(, ftrb, rude, (yU, firn, ftfM, f (n>I, o 



\ [Fbillid C'tltl) t FaiLUBa.l To 

i Prtal* {frlnJV^n. A trimming corn 

; I (lrInJdV:'pRrao™i,VTobS'Ki^r'i 
i tiWiai (frtp-pSr-n, n. Old clo' 

(IrViKiO, IL A halrdrei 



ton gaj'stjr. — FiUk'T 
'. — TrUikfl- 



To bat 



Mlk (f rlik), 

(-((.fl. FtolicMmsi g»Y.-*ft 
Mt (liU), n. Material of which 
iitt«r buli^T but b«1ar« rualoiL^ 
(IDltfiJiAl for itUh) prfiparatorv to maltloff. 
rrith (Irltli), n. A umw i. ' "- 

PrtfS«T(iIt^f ). »■ A puna 
a rngmQDt ; sbred ; smaU pit 
or bnak Into aiDall pLecea i 
Mttn (waj. To dlmiiilih ; 

IW^l»B»"((rTT'(-lll«), o. 
wcrth or ,n,x™,«.t.. 



kB of fried batter; 
r fragmenta. — To 

Of little weight, 
Pll-»ol1-S (tri- 
al or form (h^) 



■lCT(-ilii),n.— mi^r, a. Griified i crimpy, 
rro (IrSl, oijc. From i awaji back I backward. 
Frsok IfrBliJ, 1. Outer garment ; gown. ~ Frwk 

out A bod]' coat tor men, hmuiIIjf ' " 




loatlwitrfKigii''' Bati™d Fng. 

mils (frSlTk), s, Fullofpnnki; garimenr. 

merry-making.' — 1'.«. [laoucim (-Ikt) ; Fsoi^ 
ICUHO.] To play Iricka of roirth and gaiety; to 
■port. — Aal'lD-Hm»(-aQin),a. Full or mlrtb ; 
iportlTe. — rnllo- — 
Fias (f rBm), prtp. 



(fr^nd), n. ThB 



and leavH la 

DM (frUn-daB'sm 

ig into feaf . — Tl 



to itand oppoHite, or or 



•8 PRUMENTACEOUS 

^ti- A front piece i thing worn on tbe fore 

bead or face i pediment over a amall dooi oi 

FnmtUr (frBntSF), n. Part ol a country wbicl 
tronta or facet another country i tbe brmler.— 
0. l^lngonOfeBsiteriorpari; bordering { oen 
terminoua. 

Tnmfla-plMM (trSntlB-pe^), n. A piclure front 
iug tbe flrat page of a book- 

Tnntad. n. Bee under Fbost, n. 



Fn>»t'i-lr,'*ir, —fnnvl-atn,n. — Proitl 

Ing cake, puddlnge, etc. — ProBtTrits' (-bi 

eipoture to cold. — v, I. TDbUi;ht or nip « 
(roeL — rreitfllll', n. The tomcod, can 
~ ■■ " Hngiand « 






ibbaid flab at 

ibblei collected on Uquidi ; 

-- ■- -' -. unBubalantial 

Fiiith'y{-J),o. 

FToUil-nsu, B. 



niuatj-i I 



Trvmxi-ata, n. 



■lantial. — FntU'l-lT, adv. 
nonlT (trou'iyi, a. Fetid 
PWwiW ((riywSrd), o. Per 

untoward ; waywafd : refi 

Fn'mrt-lT. -^- 



enlng looki. — n. A wrinkli 
rebnlie, Menmeu, eta. ; it Kt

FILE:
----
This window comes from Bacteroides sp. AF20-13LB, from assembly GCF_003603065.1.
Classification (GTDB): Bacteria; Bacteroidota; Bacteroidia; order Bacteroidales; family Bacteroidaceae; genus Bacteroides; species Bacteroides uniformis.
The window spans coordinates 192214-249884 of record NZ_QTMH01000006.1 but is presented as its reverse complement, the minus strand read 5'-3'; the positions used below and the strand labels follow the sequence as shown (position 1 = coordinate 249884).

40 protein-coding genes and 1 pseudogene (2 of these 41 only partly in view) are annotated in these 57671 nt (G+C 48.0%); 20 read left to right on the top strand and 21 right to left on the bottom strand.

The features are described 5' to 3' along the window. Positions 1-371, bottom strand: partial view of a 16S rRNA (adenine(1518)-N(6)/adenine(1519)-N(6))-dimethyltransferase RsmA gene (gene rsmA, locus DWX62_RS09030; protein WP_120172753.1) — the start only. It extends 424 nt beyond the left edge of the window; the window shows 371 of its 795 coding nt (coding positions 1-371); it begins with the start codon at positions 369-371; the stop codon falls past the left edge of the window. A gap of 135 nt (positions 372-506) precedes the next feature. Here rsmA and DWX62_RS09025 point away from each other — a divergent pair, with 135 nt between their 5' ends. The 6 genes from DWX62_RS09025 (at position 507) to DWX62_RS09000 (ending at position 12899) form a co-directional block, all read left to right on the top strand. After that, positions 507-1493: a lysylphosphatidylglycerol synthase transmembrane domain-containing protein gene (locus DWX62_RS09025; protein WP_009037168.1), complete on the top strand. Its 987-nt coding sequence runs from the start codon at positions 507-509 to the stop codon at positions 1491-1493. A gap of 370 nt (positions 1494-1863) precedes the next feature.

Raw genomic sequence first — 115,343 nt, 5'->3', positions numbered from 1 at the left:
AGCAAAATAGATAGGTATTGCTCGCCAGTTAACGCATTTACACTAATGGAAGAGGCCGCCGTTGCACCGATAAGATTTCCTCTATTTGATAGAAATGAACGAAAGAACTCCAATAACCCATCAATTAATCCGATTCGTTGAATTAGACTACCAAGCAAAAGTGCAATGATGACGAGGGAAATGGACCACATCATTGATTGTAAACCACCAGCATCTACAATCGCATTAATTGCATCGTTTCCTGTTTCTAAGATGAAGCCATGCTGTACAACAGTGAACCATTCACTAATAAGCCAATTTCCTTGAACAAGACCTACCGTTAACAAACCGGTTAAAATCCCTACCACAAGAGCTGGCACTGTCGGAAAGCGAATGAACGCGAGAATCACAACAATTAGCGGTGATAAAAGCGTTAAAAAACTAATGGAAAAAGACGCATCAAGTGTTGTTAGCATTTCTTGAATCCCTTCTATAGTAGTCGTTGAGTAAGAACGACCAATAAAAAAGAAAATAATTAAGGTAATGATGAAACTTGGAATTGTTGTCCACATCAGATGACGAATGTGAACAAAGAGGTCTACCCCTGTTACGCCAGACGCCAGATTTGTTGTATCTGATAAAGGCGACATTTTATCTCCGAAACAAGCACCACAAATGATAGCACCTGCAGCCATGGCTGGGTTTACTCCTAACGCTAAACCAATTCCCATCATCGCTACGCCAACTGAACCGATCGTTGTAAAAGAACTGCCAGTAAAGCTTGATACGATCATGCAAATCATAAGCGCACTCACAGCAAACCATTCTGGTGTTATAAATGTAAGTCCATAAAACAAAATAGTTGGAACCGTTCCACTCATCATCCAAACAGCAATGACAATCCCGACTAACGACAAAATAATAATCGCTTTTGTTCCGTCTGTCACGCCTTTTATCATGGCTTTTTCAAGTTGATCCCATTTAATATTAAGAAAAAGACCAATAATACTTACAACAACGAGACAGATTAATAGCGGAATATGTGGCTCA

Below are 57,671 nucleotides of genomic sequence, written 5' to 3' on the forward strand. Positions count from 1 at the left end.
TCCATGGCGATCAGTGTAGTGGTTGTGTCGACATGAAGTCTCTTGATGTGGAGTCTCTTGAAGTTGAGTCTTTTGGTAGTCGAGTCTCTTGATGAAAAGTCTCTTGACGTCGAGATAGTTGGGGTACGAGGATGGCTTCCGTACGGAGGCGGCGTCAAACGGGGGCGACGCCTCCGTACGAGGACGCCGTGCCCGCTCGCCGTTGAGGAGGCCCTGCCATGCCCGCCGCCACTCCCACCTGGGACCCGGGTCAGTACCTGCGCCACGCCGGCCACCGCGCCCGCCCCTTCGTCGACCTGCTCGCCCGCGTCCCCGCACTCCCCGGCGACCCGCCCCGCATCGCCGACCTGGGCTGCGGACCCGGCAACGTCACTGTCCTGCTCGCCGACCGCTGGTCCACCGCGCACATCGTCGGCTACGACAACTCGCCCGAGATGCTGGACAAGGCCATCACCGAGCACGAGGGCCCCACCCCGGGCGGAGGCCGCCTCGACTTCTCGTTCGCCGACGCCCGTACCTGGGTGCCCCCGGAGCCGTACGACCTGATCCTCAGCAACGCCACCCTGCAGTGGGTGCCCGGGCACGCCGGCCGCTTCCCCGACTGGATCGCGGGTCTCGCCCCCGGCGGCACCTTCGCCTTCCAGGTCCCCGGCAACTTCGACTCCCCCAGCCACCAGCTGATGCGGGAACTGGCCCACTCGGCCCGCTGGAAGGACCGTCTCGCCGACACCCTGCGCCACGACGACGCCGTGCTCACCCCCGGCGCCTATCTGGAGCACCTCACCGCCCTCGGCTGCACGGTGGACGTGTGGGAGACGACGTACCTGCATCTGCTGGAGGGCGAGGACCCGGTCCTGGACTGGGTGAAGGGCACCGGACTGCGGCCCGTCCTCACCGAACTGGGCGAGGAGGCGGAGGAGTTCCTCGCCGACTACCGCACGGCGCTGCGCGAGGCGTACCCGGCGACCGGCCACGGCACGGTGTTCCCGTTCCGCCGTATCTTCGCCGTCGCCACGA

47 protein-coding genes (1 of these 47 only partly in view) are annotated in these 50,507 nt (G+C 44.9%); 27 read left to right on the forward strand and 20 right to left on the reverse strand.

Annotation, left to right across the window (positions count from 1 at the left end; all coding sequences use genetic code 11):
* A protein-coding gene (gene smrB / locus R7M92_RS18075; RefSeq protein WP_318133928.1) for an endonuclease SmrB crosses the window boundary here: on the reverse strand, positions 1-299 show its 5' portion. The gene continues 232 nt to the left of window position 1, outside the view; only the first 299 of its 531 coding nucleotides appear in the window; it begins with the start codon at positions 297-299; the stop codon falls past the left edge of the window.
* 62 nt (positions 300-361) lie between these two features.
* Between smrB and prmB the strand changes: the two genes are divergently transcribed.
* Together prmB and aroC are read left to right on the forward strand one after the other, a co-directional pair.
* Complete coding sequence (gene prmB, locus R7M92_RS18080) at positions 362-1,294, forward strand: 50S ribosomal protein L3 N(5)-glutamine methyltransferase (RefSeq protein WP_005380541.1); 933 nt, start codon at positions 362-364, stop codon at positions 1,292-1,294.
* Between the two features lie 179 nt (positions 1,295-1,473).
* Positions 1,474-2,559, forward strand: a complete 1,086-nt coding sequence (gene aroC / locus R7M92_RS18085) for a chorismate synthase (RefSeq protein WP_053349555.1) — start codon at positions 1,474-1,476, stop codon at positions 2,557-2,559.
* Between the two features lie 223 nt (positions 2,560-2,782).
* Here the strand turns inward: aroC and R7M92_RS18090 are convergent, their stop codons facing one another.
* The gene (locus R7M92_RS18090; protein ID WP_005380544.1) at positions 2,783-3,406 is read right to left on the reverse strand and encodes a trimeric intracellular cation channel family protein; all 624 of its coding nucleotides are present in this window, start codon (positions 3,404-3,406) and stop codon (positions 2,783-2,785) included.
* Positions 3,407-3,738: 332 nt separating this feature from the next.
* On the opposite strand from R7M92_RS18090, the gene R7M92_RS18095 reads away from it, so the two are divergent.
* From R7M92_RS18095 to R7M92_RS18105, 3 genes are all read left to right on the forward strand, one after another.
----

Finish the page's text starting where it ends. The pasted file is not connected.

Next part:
of diapleaaore. 
TKinj (trou'r*), a. Frouij ; blowij. 
Fmm (M-I'n), a. Subject to froat ; cbillj, 
Rmo^-lT (trUtl-K). v. I. To make (rultlul ; to 
lertilize.— tr. t TDbearfn.lt.— FTUO'tl-H.Wl'- 
thm (-fl-ki'DbUn). n. Act of fructifying ; parte 
of a plant wblch compoee the flower and fruit i 

ou C-tTf^r-Ba), a. ^Producing fruit. 

Frn'i»l ((rn'gol), a. Economfca] in nae of »• 
•ourcee; epating; eavlng— Prn'Ml-lJ, odr.— 
FTD-fU'l-^ {frv-gEI^-tfl, n. Prudent econ- 
omy ; good ikuabandry or bouaewifery. 

FrB-(li'«r-oiia(lrij-jl('3r-tU),a, Fioduclng f nilt ! 
fnntfuL — ftB-glt'(Hira»{-jI>'»-rBa),n. Foed- 

rrut (fri^). n. Produce of tbe eartb, ot planta, 

IMI7 (friit"!), S*' Ha'v'me th'e^dS?!'u^or 
appearance of fnill ; Irultlul, — Frulfus l-tj), 
n. Fruit, coUectiTBly.—Prnlfir-»r(-S-«r),». 
One who dealt bi fruit. — Prult'»r-r(*"' " 
Fruit, collectkely ; a repoailory for Ir 
PmlWnl l-ful), a. FuU of fruit : fertile 
llflc ; plentiful ; rich ; abundant. — Prt 

It, Ddo. — Fnnrna-uMfc n. -pmiiit 



a- 



ftontrt (IrSn'tal), a. Belonging to tbe Ir 

1, S,1, 5, n,laiic i ft, «, 1, 0, 0, f , thort 1 MBOle, 'rent, Ue4, Obey, ft 






FRUMENTT 

((ru'mEii-i;),n. rixHli 

ih IfrOali), n. A Under tub 
ie <^ a harm ; the frog ; ■ dlfto] 



BioBi — Pnii - to ' turn 



(frtU-tiS'ihBii), n. Diaippointinonl ; def»t, 
tAutimi KrtJVtnni), n. Tlie part of ■ uUd 






luant — R^l( lUL A pan wjtb ■ iaag 
haodlat tor frrlDg maat imd TsgotAblefl. 
nok'il4(fa'ahrT w to'rfii), ». A flowering 
pUnt of Boutb America. 



l^'^"")..!. 



uke looUeh b; drink. 
ip atory ; stuff ; non- 



P»'d (lij'Sl), n. Any combuntlblB taWlar ; what 

flfflr feeds flame, heat, or excitement. 
Fua>aloii» Itt-gtftbOt), a. Fljring ; nolatUe. — 

Pi-n'oloiutnMi, ra-fat'ttr (-^brr-tf ), n. 

PWti« (lufH-aT), a. Fljingi flMtSig; un- 
■SUe; volMUe; ovaueKsent. — n. One who 
fleei from hli itatLon or duty, from daoger or 
from poniehment ; a deaerter. — TD'Et-tlnlT, 

n'|l».inu im'g-l-man), n. One nho ilandg in 
Inmt of Hidien a( drUl, u ■ model to tliem : a 
director; a leader. 

Fans (tuK). ». KepeUtion of parte In mutic. 

Pnl-flU' ((v^f"'). Fnl-tii', v. i. k • A 
To mi up : to make full or com- ^ ^ 



TBl'CMt (IGl'leiit), a. Bright; ihlnlai) dai 
llinK.— rul'lm-oy (-l«n-»J), n. Splendor 
(Utter. 

rail (rv1)i "■ Bmed up ; replete ; coplDoe ; an 
pie ; complete ; perfect. — n. Complete meaJ 
nre ; ntmOBt eitent. — ndv. Quite ; completely 
eiactly i entirely. ^ r. i- To become fully r: 
wholly iUuminMed. — rnl'ly, adv. — m^' 

Poll (lijl), V. t. [Ftmao (fuldj ; Fdhibo.] T 



c. i. To 

•T, n. — ruU'n-J (-ar-J) , 
"id.-PnllA'r — ■ 



fuldl i 1 



fullsd.— Plilli'* «i1h. Clajuiedineconr- 

■OM (tai'mT-uIt)', c. t'&l. To eiidode ; 

a baaa, which explodes by percLianlon, 
on,' or heat. ^ Pil'ml-iutlDii (-na'shUn), 

ceosnt, Arb, rgde, lyll, Om, IiRid, liHtt, out, a 



Ik;, a. Pertaining to, or 

— Pnl 
Fnl'TDIU (fU'ilU), a. Tawn 
FmnT)l« (f dm'b'l), t.t To g 

^aUn. ^' "" "'" """ """' ""*" 

Fmn* (Cum), n. Vapor from combuetUtn, or ei- 

i>.i.At.'[FPl(Ui'(fiimd');Fli)n)'e.] Toemokei 
toTapor 1 to rage. — mM'DU (fQm'afl), Fam'T 
(-f),a. FrodDungortnllolfuraeBinparoue.— 
Fn'mi-nti (f3'mI.gtiC), 1. 1. To apply imoke 
to; touear from iniaotlon; to porf umo. — Fn'- 
" ig;eemt 



Lpltal ; fnTeAed 
uppllei i public 



l(-gB'diBn), 

nuKdb^fln. 
•nn (fllnl, n. Sport ; n 
^niWtlDn (f Hsk^hGn). i 



Pnnl {fBndl, n. A 

_ Fnad'a-iiie (-i-h'i), a. — Hmnnf mia. 

A lum of money let apart (or redemption of 

public or oonnrete debtft. 
Pnn'dt-Dant (f Bn'dik-miniC), n. The eaat !_part 

-' ■■-- body on which one ^te; anna. — Piul'- 
I'Ul <-mSa^l), a. Pertaining to Che